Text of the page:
The Tsingy de Bemaraha National Park is located about 600 km from Antananarivo, in the west central part of the Big Island. It is home to one of the world’s most important and spectacular geological curiosities. This national park is one of Madagascar's largest protected areas, covering an area of 157,710 ha.
The park was created on August 1, 1997. The Tsingy de Behamara offers one of the most amazing geological curiosities on the planet, and was listed as a UNESCO World Heritage Site in 1990.
The Tsingy are emblematic rock formations of Madagascar. There are several types of them, but they all consist of limestone deposits, shells and fossils. The Tsingy de Bemaraha are derived from karst limestone deposits that were formed more than 200 million years ago. The runoff from the water gave it that extraordinary look, composed of sharp ridges.
These rocky curiosities have witnessed the spectacular earth's crust transformation. Today, the Tsingy form stone jungles, some of which rise more than 100 metres, revealing spectacular lunar landscapes.
In Malagasy, "Tsingy" means "walking on tiptoe". It can also be interpreted as "going with fear", as required for the exploration of these phantasmagorically shaped rocky pinnacles. The massifs are not easily accessible.
The Tsingy de Bemaraha National Park is located in the Melaky region. The site has inherited an incredible biodiversity that is found nowhere else. This dense network of faults, crevasses and limestone blocks sculpted into slides is one of Madagascar's most spectacular landscapes. Discover these large and unusual landscapes by canoe and/or on foot, through canyons and stone labyrinths.
Classified as a UNESCO World Heritage Site in 1990, the Tsingy are divided into two distinct zones: the Small Tsingy and the Great Tsingy. These names have been given because of the tips heights which vary from 30 to 60 meters. Located in the village of Bekopaka, the small Tsingy are considered as the preambles of the Great Tsingy. Your excursion will take place at about 20 metres above ground level, in a narrow corridor that will take you through a humid forest before reaching the natural caves. They are true natural sanctuaries, serving as a refuge for nearly 53 bird species and six rare lemur species. Composed of rocky spurs and dizzying peaks, the Great Tsingy are formed by a gigantic underground cathedral of karst minerals. Enter an impressive network of diaclases to discover a breathtaking green landscape. The Great Tsingy extends over more than 72,000 ha. According to legends, these underground caves were used as shelters by the Vazimba, the Big Island’s first occupants, who sought shelter with their gods.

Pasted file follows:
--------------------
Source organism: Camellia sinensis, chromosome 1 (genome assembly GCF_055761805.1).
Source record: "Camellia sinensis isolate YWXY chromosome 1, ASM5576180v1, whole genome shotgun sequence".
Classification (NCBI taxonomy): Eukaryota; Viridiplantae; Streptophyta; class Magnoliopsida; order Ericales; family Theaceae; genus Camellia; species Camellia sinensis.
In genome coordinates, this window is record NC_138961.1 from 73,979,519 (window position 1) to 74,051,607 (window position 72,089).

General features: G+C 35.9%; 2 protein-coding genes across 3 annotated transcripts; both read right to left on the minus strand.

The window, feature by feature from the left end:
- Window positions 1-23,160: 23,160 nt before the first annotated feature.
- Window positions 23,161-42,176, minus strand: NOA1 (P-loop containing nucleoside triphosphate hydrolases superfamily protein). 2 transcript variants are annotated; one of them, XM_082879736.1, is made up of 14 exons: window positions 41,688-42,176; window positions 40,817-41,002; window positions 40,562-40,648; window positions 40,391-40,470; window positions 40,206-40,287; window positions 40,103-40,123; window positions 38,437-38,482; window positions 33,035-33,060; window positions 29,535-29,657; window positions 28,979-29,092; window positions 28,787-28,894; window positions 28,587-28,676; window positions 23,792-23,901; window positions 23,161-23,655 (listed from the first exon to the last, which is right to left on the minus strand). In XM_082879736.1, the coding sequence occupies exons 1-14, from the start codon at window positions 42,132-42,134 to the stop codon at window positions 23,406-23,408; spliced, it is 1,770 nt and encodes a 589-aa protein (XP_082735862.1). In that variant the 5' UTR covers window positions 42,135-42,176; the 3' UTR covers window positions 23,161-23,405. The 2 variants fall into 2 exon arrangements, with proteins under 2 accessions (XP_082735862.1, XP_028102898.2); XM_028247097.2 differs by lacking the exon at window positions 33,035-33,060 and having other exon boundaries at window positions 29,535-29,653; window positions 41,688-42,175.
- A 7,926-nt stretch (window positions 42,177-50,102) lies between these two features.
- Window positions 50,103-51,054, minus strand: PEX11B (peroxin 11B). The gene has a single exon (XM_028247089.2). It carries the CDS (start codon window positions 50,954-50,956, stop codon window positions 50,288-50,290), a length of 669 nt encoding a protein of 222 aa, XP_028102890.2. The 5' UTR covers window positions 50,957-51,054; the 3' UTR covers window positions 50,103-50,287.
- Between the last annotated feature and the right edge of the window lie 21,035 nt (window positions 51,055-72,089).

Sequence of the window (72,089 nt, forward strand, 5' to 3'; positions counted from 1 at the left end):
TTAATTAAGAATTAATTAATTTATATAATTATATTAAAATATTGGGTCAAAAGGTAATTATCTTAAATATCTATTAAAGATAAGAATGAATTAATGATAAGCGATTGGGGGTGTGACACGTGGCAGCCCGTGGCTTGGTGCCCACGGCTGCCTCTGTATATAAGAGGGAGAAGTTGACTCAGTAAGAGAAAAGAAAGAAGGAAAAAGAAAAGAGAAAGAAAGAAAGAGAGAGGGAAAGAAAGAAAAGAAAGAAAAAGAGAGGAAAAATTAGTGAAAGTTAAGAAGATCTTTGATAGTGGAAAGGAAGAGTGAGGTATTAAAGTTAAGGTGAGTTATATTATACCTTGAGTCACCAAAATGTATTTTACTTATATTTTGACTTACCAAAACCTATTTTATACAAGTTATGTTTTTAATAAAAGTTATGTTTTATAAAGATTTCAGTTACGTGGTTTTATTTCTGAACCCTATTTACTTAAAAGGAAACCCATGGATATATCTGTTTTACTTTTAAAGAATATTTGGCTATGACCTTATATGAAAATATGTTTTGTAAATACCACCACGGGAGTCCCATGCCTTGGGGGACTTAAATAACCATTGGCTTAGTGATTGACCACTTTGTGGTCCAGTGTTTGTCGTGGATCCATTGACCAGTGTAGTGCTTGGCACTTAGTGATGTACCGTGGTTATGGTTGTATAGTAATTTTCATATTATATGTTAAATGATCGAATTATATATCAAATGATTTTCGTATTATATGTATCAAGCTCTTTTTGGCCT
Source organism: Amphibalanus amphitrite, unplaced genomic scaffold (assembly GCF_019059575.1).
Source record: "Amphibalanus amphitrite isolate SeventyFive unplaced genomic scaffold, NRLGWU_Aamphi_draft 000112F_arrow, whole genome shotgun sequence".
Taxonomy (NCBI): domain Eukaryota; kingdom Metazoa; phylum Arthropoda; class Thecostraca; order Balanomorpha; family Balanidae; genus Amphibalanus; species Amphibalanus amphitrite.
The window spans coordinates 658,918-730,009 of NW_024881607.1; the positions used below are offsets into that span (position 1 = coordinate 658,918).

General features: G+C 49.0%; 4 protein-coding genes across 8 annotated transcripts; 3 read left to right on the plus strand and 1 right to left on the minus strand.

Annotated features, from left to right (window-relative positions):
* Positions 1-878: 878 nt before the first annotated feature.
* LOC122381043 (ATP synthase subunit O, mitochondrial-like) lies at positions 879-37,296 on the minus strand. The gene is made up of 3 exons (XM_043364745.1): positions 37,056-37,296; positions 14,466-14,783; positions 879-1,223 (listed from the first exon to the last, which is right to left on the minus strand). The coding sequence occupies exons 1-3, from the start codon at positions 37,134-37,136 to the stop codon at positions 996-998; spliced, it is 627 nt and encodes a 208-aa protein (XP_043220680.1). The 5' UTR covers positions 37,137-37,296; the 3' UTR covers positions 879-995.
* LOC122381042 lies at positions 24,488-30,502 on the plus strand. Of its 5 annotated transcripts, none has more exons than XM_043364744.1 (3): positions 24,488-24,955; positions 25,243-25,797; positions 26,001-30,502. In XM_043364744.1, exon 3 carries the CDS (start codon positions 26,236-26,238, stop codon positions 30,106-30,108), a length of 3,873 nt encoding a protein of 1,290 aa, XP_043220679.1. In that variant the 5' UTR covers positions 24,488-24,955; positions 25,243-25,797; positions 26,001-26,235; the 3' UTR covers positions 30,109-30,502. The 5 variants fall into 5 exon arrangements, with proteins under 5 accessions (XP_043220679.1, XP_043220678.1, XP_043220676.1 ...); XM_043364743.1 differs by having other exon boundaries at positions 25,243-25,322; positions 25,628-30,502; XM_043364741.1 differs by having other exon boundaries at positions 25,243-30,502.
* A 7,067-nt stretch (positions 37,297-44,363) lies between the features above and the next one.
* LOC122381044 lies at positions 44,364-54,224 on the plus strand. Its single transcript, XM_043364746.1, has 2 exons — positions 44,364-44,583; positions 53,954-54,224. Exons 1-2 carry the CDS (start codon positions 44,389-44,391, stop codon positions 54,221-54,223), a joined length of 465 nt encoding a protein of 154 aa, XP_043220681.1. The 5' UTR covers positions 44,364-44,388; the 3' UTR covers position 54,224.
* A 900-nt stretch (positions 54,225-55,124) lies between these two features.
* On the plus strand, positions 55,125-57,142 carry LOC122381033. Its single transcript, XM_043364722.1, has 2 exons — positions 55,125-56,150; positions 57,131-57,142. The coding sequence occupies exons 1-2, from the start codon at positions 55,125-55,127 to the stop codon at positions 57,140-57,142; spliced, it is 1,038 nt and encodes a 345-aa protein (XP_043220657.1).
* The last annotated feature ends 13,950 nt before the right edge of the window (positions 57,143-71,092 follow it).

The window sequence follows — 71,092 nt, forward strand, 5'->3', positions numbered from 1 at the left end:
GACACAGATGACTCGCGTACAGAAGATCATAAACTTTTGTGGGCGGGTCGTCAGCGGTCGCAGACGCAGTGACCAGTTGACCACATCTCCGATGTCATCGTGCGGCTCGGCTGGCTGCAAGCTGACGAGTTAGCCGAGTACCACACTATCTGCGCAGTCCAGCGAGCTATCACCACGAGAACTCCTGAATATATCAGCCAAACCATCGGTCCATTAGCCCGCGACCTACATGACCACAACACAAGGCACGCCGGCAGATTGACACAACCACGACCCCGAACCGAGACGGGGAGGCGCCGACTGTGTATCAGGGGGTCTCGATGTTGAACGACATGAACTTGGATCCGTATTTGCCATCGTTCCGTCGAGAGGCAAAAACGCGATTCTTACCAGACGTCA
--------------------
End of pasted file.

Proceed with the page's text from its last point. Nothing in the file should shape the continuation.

A beautiful canoe trip on the Manambolo River awaits you to immerse yourself in the depths of the Tsingy de Bemaraha landform. The landscape, mainly dominated by slopes and sandbanks, will take you through magnificent gorges. The Manambolo River originates in Tsiroanomandidy, and flows through the Bekopaka village and the Tsingy de Bemaraha National Park before flowing into the Mozambique Channel. This site’s countless caves have always served as a refuge for people living nearby. Some are still used as ceremonial and burial sites by the Sakalava.
The Tsingy de Bemaraha shelter a remarkable and rich flora and fauna. There is a wide diversity of ecosystems, ranging from wet to very dry habitats.
This great biological diversity, resulting from this confinement, makes this biotope a unique place for the conservation of specific endemic species and biological diversity. The park is home to several lemur species such as sifaka, gidro and Aye-Aye. You will also see several varieties of waterbirds and landbirds. During your trek, you will surely meet the Madagascar fish-eagle, a species of raptor endemic to Madagascar. You can also admire the Sakalava rail’s beauty and the Madagascar's eagle’s majesty, as well as the Bernier teal, a rare wild duck species.
Reptiles are also present on the site. They have adapted to the living conditions offered by these rocky galleries and it is no surprise that crocodiles can be seen lounging on the Manambolo and Sahaony rivers’ banks.
The park is covered by a deciduous tropophyllous dry forest. It is home to nearly 650 plant species, most of which are endemic and typical of arid areas. You will see dwarf trees, but also tall trees that try to survive in this dry and arid climate, storing as much water as possible. The plants seem to be living in slow motion until the rain arrives. Life in this limestone maze fascinates botanists coming from all over the world.
The park enjoys a dry tropical climate, with two seasons: a warm and rainy season between November and April and a dry season between May and October. The best moment to visit the park is between June and November, as most of the trails are slippery and muddy during wet weather.